College and career readiness activities for your students (Clone)
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When a student has the confidence it takes to pursue their dreams, you know you’re on the right track as a teacher. But when they develop a clear sense of what their dreams are and how to achieve them, that’s when you know you’ve succeeded.
We’ve compiled several college and career readiness activities you can use to help students discover where their passions might lead them and what they need to do to get there. Take a look.
Career exploration opportunities and career pathways
Supplying students with the knowledge it takes to follow their dreams requires that teachers promote two concepts that are separate, yet related:
- Career exploration and awareness, so learners can discover what kinds of opportunities they might be most interested in. Youth.gov, a government resource for youth programs, points out that career exploration and skill development can include mentoring, self-assessments, and more.
- An understanding of career pathways, so students can figure out what steps they need to take to secure a job in their chosen field, including completing specific college coursework, earning a professional degree, or finishing a technical education program.
Crucially, covering these topics gives students greater choice and agency over their lives, and it helps them connect their lessons today with where they see themselves in the future.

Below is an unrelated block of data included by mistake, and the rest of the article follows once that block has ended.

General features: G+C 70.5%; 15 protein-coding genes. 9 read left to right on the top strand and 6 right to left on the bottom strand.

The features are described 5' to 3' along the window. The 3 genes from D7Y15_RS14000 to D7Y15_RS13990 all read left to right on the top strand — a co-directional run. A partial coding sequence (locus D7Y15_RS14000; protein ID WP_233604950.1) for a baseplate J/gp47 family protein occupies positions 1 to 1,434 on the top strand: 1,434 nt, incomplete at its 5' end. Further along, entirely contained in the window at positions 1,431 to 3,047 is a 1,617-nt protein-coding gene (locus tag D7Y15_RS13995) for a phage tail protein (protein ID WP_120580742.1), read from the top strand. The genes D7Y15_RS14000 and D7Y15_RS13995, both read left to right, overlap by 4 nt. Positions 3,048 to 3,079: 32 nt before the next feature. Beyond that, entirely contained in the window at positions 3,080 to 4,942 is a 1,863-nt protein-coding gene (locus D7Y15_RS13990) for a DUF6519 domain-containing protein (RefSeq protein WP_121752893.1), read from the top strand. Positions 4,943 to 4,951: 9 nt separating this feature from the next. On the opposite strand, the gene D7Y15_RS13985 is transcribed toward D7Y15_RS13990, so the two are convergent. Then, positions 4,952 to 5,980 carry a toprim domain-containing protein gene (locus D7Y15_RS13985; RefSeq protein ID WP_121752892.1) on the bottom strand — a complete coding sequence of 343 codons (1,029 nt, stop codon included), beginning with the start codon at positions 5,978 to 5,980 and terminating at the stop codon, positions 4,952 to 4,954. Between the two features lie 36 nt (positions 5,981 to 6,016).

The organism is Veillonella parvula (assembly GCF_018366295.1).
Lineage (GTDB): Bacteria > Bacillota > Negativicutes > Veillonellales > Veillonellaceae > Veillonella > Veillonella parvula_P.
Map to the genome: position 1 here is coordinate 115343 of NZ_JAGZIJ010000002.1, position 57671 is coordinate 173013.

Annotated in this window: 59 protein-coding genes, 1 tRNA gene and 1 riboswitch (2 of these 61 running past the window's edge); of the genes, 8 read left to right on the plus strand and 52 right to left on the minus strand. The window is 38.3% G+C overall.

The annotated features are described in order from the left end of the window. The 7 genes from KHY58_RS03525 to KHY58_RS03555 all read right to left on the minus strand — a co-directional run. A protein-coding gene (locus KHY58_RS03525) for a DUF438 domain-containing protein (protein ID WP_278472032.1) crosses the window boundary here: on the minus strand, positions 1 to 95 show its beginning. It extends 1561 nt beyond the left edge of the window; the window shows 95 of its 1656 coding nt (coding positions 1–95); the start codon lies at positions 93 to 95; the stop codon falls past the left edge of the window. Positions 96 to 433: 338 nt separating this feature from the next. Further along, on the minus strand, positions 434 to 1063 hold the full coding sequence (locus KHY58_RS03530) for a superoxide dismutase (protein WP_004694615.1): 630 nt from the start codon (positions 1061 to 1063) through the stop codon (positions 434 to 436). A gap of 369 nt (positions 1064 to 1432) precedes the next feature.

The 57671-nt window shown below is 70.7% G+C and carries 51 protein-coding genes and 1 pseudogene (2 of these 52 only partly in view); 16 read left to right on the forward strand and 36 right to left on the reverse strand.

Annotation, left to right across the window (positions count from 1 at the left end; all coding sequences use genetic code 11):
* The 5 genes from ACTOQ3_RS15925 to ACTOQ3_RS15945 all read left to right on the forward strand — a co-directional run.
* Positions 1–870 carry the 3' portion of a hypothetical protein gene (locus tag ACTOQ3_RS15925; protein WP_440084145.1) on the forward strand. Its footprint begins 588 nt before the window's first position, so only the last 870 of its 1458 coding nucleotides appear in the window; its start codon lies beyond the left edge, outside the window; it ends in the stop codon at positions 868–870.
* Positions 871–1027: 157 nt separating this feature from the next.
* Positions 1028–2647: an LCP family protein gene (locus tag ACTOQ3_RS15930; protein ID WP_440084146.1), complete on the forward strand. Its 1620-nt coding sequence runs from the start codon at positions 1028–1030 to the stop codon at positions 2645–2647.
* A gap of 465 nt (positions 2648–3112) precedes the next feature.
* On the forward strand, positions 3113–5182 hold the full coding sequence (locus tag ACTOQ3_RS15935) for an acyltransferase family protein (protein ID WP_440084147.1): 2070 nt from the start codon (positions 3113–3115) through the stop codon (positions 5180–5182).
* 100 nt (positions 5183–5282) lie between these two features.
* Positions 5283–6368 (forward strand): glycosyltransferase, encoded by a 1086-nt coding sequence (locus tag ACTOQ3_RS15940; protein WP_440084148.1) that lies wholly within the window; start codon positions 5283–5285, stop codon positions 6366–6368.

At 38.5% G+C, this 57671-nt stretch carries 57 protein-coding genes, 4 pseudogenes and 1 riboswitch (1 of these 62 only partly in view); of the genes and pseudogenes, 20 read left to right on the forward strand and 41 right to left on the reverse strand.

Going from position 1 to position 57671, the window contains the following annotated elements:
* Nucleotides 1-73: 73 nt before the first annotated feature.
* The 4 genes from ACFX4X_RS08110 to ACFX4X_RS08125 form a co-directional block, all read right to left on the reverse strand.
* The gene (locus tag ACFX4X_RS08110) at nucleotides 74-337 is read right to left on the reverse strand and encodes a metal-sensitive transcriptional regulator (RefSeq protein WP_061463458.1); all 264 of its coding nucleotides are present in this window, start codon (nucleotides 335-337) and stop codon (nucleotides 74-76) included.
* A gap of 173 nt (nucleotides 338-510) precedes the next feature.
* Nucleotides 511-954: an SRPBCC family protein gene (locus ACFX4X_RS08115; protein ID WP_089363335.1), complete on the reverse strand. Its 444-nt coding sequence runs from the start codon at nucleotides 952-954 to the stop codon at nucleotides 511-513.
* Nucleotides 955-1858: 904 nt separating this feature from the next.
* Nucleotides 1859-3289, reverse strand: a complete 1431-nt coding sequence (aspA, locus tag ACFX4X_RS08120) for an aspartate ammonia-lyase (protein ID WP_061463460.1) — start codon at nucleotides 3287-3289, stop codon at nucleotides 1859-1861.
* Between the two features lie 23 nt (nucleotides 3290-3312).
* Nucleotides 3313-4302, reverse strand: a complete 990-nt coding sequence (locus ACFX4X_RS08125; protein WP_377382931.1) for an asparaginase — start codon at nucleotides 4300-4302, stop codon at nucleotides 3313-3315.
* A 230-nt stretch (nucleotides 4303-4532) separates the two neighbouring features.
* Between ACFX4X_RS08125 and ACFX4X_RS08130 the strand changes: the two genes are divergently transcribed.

Learners don’t necessarily have to decide on their dream jobs from day one. After all, lots of adults will change careers multiple times. For many individuals, this fact underscores the importance of soft skills and the value of a well-rounded educational experience. Nevertheless, gaining exposure to specific career opportunities and pathways early on—and regularly revisiting them—can be an inspiring experience for learners of all backgrounds.
College and career readiness activities for high schoolers
Secondary education is a pivotal period in a student’s educational journey, and college and career readiness have to be at the forefront during these years. As early as 10th grade, learners might take the PSAT, and even classes and extracurriculars taken in ninth grade can influence students’ next steps.
Teach students about dual-enrollment programs and other school and community connections
Your school may have options for students to participate in dual-enrollment programs at local universities and community colleges or to participate in opportunities to work and train with community partners. For example, Dr. Maria Ortiz of Newark Public Schools shared several examples of such opportunities, as did Dr. Shari L. Camhi and Anthony Mignella of the Baldwin Union Free School District.